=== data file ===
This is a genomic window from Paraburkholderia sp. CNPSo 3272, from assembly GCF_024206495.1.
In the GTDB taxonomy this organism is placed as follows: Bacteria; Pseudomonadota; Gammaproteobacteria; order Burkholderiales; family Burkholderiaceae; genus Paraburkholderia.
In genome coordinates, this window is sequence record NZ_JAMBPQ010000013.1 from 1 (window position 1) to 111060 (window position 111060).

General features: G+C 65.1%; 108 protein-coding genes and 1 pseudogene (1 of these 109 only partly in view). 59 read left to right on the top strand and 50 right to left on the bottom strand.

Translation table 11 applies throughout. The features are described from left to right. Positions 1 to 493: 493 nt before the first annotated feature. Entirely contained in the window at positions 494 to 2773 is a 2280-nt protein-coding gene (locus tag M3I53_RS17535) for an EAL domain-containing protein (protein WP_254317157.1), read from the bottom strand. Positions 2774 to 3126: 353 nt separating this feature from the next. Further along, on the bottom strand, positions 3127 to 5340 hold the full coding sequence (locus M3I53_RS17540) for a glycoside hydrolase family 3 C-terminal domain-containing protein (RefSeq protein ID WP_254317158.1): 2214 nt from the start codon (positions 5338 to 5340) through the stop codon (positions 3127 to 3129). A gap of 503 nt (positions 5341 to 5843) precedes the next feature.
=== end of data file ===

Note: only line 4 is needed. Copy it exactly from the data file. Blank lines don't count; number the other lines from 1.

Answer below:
General features: G+C 65.1%; 108 protein-coding genes and 1 pseudogene (1 of these 109 only partly in view). 59 read left to right on the top strand and 50 right to left on the bottom strand.